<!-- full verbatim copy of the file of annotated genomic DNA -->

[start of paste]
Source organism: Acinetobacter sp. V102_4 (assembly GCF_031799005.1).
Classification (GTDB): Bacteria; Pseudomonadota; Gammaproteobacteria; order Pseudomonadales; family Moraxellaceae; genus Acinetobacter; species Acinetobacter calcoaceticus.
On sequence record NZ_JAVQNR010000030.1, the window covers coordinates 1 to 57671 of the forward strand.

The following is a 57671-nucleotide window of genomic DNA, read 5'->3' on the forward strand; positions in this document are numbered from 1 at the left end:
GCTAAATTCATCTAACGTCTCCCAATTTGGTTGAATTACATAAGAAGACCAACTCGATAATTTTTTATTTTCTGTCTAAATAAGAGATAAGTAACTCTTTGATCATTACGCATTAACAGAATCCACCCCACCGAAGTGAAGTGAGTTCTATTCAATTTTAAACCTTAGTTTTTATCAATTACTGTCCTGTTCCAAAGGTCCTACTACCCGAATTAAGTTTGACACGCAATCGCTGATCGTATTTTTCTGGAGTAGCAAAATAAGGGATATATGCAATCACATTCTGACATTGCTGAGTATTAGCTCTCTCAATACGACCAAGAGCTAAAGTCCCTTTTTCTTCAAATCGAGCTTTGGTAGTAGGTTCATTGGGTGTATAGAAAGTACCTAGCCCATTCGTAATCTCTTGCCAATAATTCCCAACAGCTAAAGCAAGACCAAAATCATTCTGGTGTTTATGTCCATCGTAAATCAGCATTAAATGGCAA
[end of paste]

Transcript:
Source organism: Acinetobacter sp. V102_4 (assembly GCF_031799005.1).
Classification (GTDB): Bacteria; Pseudomonadota; Gammaproteobacteria; order Pseudomonadales; family Moraxellaceae; genus Acinetobacter; species Acinetobacter calcoaceticus.
On sequence record NZ_JAVQNR010000030.1, the window covers coordinates 1 to 57671 of the forward strand.

The following is a 57671-nucleotide window of genomic DNA, read 5'->3' on the forward strand; positions in this document are numbered from 1 at the left end:
GCTAAATTCATCTAACGTCTCCCAATTTGGTTGAATTACATAAGAAGACCAACTCGATAATTTTTTATTTTCTGTCTAAATAAGAGATAAGTAACTCTTTGATCATTACGCATTAACAGAATCCACCCCACCGAAGTGAAGTGAGTTCTATTCAATTTTAAACCTTAGTTTTTATCAATTACTGTCCTGTTCCAAAGGTCCTACTACCCGAATTAAGTTTGACACGCAATCGCTGATCGTATTTTTCTGGAGTAGCAAAATAAGGGATATATGCAATCACATTCTGACATTGCTGAGTATTAGCTCTCTCAATACGACCAAGAGCTAAAGTCCCTTTTTCTTCAAATCGAGCTTTGGTAGTAGGTTCATTGGGTGTATAGAAAGTACCTAGCCCATTCGTAATCTCTTGCCAATAATTCCCAACAGCTAAAGCAAGACCAAAATCATTCTGGTGTTTATGTCCATCGTAAATCAGCATTAAATGGCAA